Argentina has become the country with the highest inflation in the world

Argentina closed in 2023 with the highest inflation in the world, higher than countries such as Venezuela or Lebanon, according to official data for each country.

While Lebanon experienced 192% inflation in 2023, Argentina exceeded this figure by 211.4%, According to the National Institute of Statistics and Census (INDEC).

This is a number the highest rate since the hyperinflation of 1989-1990.after reaching 94.8% in 2022.

In contrast to the situation in Argentina, in Lebanon inflation was 0.02% in December, resulting in annual price increases of 192.3%.

Venezuela ranked third in the world with 189.8% annualized inflation. according to official data, and 193% According to the Venezuelan Financial Observatory (OVF). In the region, no Spanish-speaking country in Latin America, with the exception of Argentina and Venezuela, has inflation exceeding 10%.

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Bye Chile (3.9%), Brazil (4.62%) and Paraguay (3.7%) managed to successfully contain the inflationary process.

Despite these figures, the overall economy of Latin America and the Caribbean low growth recorded in 2023, which, according to preliminary data from ECLAC, was only 3.8%, which is significantly lower than 8.2% in 2022, and forecasts for this year show that if geopolitical tensions and rising food and fuel prices continue the inflationary trend may intensify.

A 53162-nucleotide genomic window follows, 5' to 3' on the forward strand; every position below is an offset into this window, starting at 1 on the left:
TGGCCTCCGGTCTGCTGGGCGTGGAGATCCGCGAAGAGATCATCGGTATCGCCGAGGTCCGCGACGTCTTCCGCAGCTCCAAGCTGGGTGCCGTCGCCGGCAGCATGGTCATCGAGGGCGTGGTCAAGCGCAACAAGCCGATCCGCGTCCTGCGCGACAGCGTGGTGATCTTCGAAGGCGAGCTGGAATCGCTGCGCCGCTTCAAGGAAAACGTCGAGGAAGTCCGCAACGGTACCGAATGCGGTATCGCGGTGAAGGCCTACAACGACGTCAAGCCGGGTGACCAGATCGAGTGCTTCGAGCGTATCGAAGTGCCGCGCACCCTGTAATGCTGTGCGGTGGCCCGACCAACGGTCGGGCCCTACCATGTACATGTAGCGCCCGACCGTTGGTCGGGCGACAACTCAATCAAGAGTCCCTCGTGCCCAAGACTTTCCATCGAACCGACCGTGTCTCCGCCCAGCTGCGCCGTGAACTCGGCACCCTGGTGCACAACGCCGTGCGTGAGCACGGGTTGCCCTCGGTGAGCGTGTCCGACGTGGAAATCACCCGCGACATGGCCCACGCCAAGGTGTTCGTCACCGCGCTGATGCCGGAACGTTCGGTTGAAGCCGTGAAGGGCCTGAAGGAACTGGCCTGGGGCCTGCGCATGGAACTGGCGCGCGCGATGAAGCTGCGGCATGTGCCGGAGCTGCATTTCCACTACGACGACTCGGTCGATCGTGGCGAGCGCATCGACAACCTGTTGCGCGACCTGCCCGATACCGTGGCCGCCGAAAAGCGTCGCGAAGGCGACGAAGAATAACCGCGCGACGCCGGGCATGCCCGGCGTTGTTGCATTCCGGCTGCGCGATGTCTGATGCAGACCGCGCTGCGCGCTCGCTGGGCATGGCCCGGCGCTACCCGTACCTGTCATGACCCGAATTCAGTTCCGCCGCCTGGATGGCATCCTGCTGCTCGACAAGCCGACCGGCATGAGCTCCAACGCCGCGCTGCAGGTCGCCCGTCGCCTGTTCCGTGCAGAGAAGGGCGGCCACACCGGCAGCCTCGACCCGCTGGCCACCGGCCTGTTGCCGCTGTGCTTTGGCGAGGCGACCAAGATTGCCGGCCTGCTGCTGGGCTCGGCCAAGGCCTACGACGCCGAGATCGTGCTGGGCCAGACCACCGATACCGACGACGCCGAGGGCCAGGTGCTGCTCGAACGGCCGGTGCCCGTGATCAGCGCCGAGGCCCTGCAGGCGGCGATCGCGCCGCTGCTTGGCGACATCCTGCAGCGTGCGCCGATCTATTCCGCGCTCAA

Daniel Titelman, Director of the Economic Development Division of the Economic Commission for Latin America and the Caribbean (ECLAC), explains EFE that the inflationary process is “subject to what is happening to energy and food prices, which, in turn, depends on the fact that geopolitical tensions in the Middle East do not increase, or on the impact of meteorological factors such as El Niño and La Niña.”

Chronic inflation

Argentina, Venezuela and Cuba are exhibiting”chronic inflation problems, high and persistent inflation rates over time“, says the ECLAC expert.

Cuba ended 2023 with interannual inflation 31.34% in the official market, up from 39.07% in 2022, according to the National Office of Statistics and Information (ONEI).

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Jaime Dunn de Avila, Bolivian economic analyst and academic, comments EFE that although inflation has increased due to food and energy, The policy of “slow” control is working on him.

Moreover, he predicts that Latin American economies will continue to “with a chin strap (mask), with high percentages.”

Year of achievements

Brazil, the Latin American giant, ended 2023 with an inflation rate of 4.62%. youngest in three years (in 2022 it was 5.79%) and below the Central Bank ceiling (4.75%).

Chile managed to reduce inflation to 3.9% at the end of 2023 after reaching 12.8% in 2022. one of the most noticeable cuts in the region.

Mexico, another major regional economy, managed to join the downward trend. finishing 2023 with 4.66%after 7.82% in 2022.